African Journal of Ecology and Ecosystems
African Journal of Ecology and Ecosystems ISSN 9428-167X Vol. 7 (3), pp. 001-007, March, 2020. © International Scholars Journals
Full Length Research Paper
A survey of ectoparasites from wild rodents and Anourosorex squamipes in Sichuan Province, South-west China
Lei Wei1, 2, Xinwei Wang1, Chengmin Wang1and Hongxuan He1*
1National Research Center for Wildlife Born Diseases, Key Laboratory of Animal Ecology and Conservation Biology, Institute of Zoology, Chinese Academy of Sciences, Beijing 100101, P. R. China.
2Faculty of Animal Science, Suzhou Vocational Technology College, Anhui, Suzhou, 234000, China.
Accepted 07 October, 2019
This study was to investigate the populations and species of ectoparasites from Apodemas agrarius (Rodentia: Muridae; Pallas, 1771), Rattus norvegicus (Rodentia: Muridae; Berkenhout, 1769), Rattus nitidus (Rodentia: Muridae; Hodgson, 1845), Rattus fulavipectus (Rodentia: Muridae; Gray,1847), Mus musculus (Rodentia: Muridae; Linnaeus, 1758), Micromys minutus (Rodentia: Muridae; Pallas, 1771) and Anourosorex squamipes, (Insectivora: Soricidae; Milne-Edwards,1872) which have been identified as the main wild reservoir of disease, trapped from six districts of Sichuan province, southwest China, with the objectives of determining the prevalence of ectoparasites and identifying the potential risk factors associated with human health. Parasitological examination was performed by optical microscopy. Out of 282 A. squamipes and 175 rodents species examined, 70.5% of A. squamipes and 66.4% of rodents species were found to be infested with more ectoparasites (average: 68.45%). A total of 56 species of parasites, including 34 species of chigger mite, 14 species of mesostigmatid (gamasid) mite, six species of flea and two species of sucking louse were examined. The ectoparasites identified in A. squamipes were chigger mite (60.0%), mesostigmatid (gamasid) mite (22.2%), flea (13.3%) and sucking louse (4.4%). In rodents, chigger mite (60.7%), mesostigmatid (gamasid) mite (25.0%), flea (10.7%) and sucking louse (3.6%) were identified also. Both in rodents and A. squamipes, significant variation (p < 0.05) in ectoparasite infestation was observed in relation to body weight between females and males in all ectoparasites and chigger mites. Most species of ectoparasite were relatively uncommon, but a few were abundant. Within this ectoparasite complex, 16 species have previously been reported to be vectors of human disease agents. These mammals would appear therefore to be a natural reservoir for plague bacilli and epidemic haemorrhagic fever (Korean haemorrhagic fever) viruses. The results suggest that parasite viability studies are needed in order to assess the potential risk for human health.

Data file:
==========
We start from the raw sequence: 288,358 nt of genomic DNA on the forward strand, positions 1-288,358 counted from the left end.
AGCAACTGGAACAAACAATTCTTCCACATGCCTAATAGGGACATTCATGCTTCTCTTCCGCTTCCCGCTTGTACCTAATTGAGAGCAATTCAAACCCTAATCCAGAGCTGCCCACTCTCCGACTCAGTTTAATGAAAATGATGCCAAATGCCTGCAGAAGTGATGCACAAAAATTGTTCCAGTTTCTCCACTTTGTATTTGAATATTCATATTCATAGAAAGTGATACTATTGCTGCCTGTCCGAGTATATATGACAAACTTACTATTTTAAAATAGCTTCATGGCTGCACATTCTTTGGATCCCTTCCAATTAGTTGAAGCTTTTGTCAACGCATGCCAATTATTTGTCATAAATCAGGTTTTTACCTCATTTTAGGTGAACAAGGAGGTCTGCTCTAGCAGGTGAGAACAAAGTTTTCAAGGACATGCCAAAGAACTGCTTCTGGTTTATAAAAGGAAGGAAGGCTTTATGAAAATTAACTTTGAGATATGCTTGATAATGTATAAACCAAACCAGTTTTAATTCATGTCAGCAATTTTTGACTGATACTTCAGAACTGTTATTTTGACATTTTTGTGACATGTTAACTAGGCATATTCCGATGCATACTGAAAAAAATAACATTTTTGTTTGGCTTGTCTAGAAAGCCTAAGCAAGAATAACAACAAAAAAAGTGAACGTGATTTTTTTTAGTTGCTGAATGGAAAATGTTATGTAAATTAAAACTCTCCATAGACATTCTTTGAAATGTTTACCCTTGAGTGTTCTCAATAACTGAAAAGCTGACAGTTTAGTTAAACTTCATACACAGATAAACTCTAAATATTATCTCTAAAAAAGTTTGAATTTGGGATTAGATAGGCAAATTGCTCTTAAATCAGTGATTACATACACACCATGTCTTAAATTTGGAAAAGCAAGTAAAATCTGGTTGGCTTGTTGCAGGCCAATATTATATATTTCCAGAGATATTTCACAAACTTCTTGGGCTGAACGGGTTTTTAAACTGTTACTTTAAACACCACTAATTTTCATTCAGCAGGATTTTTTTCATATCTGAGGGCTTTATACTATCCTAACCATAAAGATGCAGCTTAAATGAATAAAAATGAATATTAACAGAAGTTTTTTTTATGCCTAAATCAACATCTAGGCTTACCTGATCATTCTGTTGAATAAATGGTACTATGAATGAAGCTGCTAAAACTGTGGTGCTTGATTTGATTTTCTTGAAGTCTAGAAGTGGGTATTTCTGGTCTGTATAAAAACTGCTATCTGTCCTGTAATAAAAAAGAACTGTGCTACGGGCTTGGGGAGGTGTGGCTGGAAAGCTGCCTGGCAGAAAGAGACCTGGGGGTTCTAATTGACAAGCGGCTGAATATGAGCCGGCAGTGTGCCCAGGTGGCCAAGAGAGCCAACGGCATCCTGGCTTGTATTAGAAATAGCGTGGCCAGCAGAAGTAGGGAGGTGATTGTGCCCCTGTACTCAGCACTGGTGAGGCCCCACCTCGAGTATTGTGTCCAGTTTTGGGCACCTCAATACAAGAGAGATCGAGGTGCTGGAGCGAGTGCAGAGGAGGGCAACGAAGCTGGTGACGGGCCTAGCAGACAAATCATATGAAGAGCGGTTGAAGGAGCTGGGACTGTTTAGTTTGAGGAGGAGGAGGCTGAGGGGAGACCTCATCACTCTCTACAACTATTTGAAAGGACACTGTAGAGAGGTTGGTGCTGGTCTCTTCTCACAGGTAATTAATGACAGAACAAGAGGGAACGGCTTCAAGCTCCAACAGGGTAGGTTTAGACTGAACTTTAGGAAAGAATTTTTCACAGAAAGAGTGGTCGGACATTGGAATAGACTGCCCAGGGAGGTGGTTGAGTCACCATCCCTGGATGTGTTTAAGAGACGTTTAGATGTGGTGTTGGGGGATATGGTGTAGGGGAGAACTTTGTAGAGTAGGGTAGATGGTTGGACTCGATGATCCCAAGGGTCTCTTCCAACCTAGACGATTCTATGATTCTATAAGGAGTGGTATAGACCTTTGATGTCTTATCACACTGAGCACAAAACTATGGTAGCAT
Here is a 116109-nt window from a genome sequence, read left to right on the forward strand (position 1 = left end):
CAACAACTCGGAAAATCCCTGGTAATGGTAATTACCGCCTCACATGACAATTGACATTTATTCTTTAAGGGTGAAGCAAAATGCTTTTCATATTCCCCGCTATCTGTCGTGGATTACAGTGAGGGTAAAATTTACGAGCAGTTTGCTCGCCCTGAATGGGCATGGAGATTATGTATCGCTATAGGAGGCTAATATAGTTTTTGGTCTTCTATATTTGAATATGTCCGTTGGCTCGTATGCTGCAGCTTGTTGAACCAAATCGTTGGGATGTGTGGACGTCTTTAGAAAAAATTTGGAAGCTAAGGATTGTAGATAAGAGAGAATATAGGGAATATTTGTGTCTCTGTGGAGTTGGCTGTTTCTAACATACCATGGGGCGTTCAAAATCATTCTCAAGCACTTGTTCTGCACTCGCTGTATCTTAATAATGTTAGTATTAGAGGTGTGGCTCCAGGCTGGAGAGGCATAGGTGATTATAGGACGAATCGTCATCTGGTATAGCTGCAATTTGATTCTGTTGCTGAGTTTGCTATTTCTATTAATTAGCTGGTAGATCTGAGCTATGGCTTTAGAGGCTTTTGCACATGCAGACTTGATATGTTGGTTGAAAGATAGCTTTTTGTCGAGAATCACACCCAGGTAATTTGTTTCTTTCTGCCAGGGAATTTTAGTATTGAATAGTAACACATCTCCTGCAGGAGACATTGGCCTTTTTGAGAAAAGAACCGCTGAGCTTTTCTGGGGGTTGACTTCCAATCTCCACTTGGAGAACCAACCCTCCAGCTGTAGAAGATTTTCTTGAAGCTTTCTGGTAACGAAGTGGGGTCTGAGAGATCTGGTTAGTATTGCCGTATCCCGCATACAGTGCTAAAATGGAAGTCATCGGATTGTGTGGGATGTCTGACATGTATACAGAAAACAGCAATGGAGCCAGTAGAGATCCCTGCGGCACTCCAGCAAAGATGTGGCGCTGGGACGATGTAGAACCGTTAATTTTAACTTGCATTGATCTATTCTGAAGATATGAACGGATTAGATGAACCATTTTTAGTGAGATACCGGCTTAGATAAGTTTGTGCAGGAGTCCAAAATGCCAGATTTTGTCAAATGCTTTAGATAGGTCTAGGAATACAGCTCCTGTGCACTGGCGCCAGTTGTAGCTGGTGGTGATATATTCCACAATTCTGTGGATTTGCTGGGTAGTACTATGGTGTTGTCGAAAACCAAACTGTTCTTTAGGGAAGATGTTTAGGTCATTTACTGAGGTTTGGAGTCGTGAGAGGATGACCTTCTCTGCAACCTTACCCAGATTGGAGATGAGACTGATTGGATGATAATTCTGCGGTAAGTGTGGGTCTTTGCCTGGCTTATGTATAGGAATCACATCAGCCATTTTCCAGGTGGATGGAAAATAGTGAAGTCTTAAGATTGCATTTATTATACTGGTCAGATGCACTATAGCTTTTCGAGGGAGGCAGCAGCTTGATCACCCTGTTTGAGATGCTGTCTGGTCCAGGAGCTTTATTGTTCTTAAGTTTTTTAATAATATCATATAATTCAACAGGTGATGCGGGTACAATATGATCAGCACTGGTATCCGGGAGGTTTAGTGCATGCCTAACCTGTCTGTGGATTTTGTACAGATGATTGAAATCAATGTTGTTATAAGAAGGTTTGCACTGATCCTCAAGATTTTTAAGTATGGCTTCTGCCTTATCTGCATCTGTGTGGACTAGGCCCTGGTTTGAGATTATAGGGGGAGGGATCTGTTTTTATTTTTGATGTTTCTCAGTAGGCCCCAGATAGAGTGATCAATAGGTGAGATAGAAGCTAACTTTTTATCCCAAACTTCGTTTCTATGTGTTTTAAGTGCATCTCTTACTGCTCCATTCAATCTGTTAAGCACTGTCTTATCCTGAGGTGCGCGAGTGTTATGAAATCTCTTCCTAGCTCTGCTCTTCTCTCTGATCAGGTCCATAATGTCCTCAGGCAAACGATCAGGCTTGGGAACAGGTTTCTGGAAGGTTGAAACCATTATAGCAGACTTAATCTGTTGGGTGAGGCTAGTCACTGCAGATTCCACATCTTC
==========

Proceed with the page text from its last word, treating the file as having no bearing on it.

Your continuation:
Key words: Anourosorex squamipes, China, ectoparasites, wild rodents.
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